The pig did just that. The lion arrived, took a sniff, wrinkled up his nose, and walked away. And for a long time thereafter the pig boasted that the lion had turned tail and fled the field of battle.
That's the fable. Of course we don't have any lions here — we don't have the climate for them and they're too grand a thing for us in any case. But in place of the lion put an honest person, such as each of us is obliged to be, and the moral comes out the same.
Apropos of that, I'll tell you another little story.
Once when speaking with the late Herzen I paid him many compliments on his book From the Other Shore. To my great pleasure, Mikhail Petrovich Pogodin heaped praise on this same book in his excellent and most curious article about his meeting abroad with Herzen. The book is written in the form of a dialogue between Herzen and his opponent.
"What I especially like," I remarked in passing, "is that your opponent is also very clever. You must agree that in many instances he backs you right to the wall."
"Why that's the essence of the whole piece," laughed Herzen. "I'll tell you a story. Once when I was in St. Petersburg, Belinsky dragged me off to his place and sat me down to listen to him read an article, 'A Conversation Between Mr. A and Mr. B,' that he had written in some heat. (You can find it in his Collected Works.) In this article, Mr. A., who is Belinsky himself, of course, is made out to be very clever, while his opponent, Mr. B., is rather shallow. When Belinsky had finished reading, he asked me with feverish anticipation:
"'Well, what do you think?'
"'Oh, it's fine, very fine, and it's obvious that you are very clever. But whatever made you waste your time talking to a fool like that?'
"Belinsky threw himself on the sofa, buried his face in a pillow, and shouted, laughing for all he was worth:
"'Oh, you've got me there, you really have!'"CHAPTER 2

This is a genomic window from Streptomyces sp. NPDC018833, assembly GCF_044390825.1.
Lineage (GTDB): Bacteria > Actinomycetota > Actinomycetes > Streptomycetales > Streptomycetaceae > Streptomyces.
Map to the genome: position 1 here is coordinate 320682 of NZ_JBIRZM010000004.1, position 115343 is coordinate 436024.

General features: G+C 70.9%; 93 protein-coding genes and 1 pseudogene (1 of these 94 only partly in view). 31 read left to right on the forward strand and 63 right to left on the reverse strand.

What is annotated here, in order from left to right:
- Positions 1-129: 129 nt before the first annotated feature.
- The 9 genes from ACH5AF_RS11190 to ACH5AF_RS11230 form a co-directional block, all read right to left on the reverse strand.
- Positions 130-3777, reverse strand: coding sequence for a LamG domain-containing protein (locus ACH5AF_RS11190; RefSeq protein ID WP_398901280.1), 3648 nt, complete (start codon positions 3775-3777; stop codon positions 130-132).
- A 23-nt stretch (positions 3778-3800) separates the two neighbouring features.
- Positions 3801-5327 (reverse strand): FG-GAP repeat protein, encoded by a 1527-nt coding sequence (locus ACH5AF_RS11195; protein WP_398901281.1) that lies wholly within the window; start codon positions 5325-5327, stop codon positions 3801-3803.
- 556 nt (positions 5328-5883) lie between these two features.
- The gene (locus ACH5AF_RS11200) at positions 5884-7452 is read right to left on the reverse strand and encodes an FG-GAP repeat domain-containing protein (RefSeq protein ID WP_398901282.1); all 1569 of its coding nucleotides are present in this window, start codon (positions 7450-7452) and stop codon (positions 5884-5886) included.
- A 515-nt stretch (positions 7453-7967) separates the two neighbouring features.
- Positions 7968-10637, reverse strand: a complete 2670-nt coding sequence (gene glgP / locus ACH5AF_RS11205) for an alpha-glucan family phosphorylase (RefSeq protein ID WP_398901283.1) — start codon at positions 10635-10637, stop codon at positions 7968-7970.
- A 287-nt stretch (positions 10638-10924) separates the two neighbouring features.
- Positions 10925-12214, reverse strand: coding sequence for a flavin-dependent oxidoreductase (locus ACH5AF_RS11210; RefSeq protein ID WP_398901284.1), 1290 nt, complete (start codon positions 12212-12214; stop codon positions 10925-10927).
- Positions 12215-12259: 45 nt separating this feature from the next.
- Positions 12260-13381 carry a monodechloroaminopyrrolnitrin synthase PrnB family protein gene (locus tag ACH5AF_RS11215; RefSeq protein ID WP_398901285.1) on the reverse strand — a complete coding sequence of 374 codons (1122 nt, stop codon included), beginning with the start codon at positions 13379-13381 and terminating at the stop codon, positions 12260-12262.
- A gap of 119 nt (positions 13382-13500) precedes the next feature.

That story about Belinsky put me in mind of my debut in literature, God knows how many years ago. It was a sad and fateful time for me. I recall Belinsky in particular, as he was when I knew him then and as he then knew me. I often recall these old people now because, of course, I'm encountering the new people. Belinsky was the most intense person I have ever met. Herzen was something else altogether: he was a product of our aristocracy, gentilhomme russe et citoyen du monde above all, a type that appeared only in Russia and which could appear only in Russia. Herzen did not emigrate and he did not lay the foundation for other Russian emigrés; no, he was simply born an emigré. They all, those people like him, were just born emigres, even though the majority of them never left Russia. In one hundred and fifty years of the life of the Russian gentry that preceded him, with only a few exceptions, the last roots rotted and the last links with the Russian soil and the Russian truth were shaken loose. History itself seemed to predestine Herzen as its most vivid illustration of how the huge majority of our educated classes split themselves off from the People. In that sense he is a historical type. When they broke with the People, they naturally lost God as well. The restless ones among them became atheists; the listless and quiescent ones became indifferent. They bore only contempt for the Russian People, all the while imagining and believing that they loved the People and wished the best for them. They loved the People negatively, imagining in their stead some sort of ideal, a Russian People as they ought to be according to their conceptions. This ideal people, through an involuntary process in the minds of certain leading representatives of the majority, took the form of the Paris mob of 1793. This was the most alluring ideal of a people at that time. Herzen, of course, had to become a socialist and to become one exactly in the manner of a young Russian nobleman, that is, without any need or aim but simply out of the "logical progression of ideas" and the emptiness he felt in his heart when in Russia. He renounced the very foundations of the old society; he denied the family, and was, it seems, a good husband and father. He denied private property but, pending the new order, contrived to put his own affairs in good order and was pleased to enjoy financial independence while abroad. He worked to foment revolutions and incited others to them, and at the same time he loved comfort and family peace. He was an artist, a thinker, a brilliant writer, a remarkably erudite man, a wit, a marvelous conversationalist (he spoke even better than he wrote), and had a superb capacity for self-reflection. Self-reflection — the ability to make of his own deepest feelings an object which he could set before him, pay it tribute and, in the next breath perhaps, ridicule it — was a thing he had developed to the highest degree. Certainly, he was an unusual man; but whatever he was — whether he wrote his memoirs or published a journal with Proudhon or went out to the barricades of Paris (which he described so amusingly in his memoirs); whether he suffered or rejoiced or doubted; whether, to please the Poles, he sent to Russia, in 1863, his appeal to Russian revolutionaries, even though he did not trust the Poles and knew that they had deceived him, knew that his appeal would be the doom of hundreds of these unhappy young people; whether he, with incredible naivete, admitted this himself in one of his last articles, not even suspecting in what light his admission cast him — always, everywhere, throughout his life, he was above all a gentilhomme russe et citoyen du monde, simply a product of the old system of serfdom which he hated and from which he emerged, not just by his birth but by his very rupture with his native land and its ideals. Belinsky, on the contrary, was no gentilhomme at all — oh, no. (God knows what his origins were. I think his father was an army doctor.)